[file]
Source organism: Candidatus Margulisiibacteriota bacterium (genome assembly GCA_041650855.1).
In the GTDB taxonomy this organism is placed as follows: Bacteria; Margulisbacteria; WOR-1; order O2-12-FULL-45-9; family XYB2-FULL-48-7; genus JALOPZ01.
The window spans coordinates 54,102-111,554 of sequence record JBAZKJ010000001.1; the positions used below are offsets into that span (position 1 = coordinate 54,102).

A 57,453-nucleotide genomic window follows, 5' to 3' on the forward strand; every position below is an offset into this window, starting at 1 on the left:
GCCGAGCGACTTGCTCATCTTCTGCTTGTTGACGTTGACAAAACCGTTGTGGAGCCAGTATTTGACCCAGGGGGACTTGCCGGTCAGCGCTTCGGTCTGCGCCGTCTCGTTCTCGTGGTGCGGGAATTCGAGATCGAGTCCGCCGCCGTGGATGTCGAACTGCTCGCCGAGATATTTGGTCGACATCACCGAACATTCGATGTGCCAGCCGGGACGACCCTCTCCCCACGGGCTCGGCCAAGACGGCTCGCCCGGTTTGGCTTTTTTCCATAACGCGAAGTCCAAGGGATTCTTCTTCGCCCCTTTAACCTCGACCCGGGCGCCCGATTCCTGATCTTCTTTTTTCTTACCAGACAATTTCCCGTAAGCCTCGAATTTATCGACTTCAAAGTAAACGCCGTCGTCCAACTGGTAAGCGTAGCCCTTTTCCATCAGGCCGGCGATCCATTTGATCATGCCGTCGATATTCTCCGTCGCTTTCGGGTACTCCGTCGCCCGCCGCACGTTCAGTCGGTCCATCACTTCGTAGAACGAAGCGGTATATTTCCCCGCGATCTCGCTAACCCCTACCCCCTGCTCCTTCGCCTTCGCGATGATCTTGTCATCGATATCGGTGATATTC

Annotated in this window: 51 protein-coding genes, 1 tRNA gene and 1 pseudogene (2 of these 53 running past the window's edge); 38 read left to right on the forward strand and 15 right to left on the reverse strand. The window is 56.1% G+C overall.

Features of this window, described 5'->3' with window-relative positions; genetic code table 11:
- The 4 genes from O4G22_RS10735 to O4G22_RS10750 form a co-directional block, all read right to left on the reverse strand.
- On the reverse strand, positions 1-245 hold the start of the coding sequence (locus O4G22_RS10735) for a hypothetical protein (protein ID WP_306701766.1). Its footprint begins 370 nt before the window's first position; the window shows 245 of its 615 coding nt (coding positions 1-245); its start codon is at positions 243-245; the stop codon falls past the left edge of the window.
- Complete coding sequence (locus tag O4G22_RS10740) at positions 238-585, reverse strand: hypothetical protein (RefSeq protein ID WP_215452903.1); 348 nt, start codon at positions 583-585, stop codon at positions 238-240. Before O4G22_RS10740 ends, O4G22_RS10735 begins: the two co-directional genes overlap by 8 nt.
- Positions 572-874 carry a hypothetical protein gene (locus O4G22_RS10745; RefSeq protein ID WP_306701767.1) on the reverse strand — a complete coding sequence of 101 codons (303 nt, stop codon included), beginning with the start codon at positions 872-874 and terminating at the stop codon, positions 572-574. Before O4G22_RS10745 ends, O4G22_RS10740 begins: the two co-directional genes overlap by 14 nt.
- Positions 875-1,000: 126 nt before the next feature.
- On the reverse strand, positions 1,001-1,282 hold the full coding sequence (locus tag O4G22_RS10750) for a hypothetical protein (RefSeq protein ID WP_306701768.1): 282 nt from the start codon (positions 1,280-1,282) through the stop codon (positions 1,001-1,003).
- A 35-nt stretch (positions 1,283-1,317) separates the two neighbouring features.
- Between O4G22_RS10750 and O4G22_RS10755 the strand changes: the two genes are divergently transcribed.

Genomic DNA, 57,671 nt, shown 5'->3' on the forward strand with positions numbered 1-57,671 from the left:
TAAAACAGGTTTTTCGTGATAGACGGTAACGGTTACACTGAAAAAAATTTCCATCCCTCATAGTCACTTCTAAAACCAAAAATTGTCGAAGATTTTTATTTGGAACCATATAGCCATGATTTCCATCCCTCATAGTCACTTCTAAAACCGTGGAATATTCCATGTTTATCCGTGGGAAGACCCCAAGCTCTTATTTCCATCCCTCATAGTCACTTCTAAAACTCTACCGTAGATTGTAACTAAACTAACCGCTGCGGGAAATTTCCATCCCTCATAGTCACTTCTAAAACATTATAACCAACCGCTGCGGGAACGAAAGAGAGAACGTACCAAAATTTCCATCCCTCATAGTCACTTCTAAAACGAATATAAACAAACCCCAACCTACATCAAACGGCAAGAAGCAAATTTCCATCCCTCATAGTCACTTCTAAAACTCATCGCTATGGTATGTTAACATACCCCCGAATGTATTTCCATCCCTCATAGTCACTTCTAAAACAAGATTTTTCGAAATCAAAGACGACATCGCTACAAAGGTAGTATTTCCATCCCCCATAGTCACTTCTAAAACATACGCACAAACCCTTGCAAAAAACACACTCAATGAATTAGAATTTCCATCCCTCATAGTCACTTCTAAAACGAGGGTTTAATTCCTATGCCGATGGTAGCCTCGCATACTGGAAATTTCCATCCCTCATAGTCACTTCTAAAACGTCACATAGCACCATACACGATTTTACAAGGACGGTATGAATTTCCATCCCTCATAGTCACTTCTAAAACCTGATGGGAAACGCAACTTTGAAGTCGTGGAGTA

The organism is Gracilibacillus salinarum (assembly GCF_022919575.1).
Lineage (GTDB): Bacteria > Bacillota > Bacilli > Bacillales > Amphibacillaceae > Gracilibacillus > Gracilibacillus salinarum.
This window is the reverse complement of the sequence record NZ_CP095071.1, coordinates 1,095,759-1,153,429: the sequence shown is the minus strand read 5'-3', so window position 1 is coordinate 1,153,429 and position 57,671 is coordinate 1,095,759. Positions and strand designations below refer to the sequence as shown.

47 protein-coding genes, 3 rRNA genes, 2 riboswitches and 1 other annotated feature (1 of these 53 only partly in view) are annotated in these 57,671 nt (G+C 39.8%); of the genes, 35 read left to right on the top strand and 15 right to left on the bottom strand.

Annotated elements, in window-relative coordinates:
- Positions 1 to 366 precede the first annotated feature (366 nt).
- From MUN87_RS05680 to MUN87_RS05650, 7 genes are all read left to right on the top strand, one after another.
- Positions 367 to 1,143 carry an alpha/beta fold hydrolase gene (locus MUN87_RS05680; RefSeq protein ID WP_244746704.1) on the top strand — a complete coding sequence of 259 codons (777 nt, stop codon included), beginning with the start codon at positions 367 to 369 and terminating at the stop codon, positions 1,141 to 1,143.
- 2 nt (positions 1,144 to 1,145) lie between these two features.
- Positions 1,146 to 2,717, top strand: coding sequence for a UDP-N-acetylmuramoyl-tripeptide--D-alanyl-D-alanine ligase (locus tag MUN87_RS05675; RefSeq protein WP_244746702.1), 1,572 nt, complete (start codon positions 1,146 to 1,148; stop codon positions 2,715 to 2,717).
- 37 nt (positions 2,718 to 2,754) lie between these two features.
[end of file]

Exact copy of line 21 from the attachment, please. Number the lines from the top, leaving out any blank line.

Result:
47 protein-coding genes, 3 rRNA genes, 2 riboswitches and 1 other annotated feature (1 of these 53 only partly in view) are annotated in these 57,671 nt (G+C 39.8%); of the genes, 35 read left to right on the top strand and 15 right to left on the bottom strand.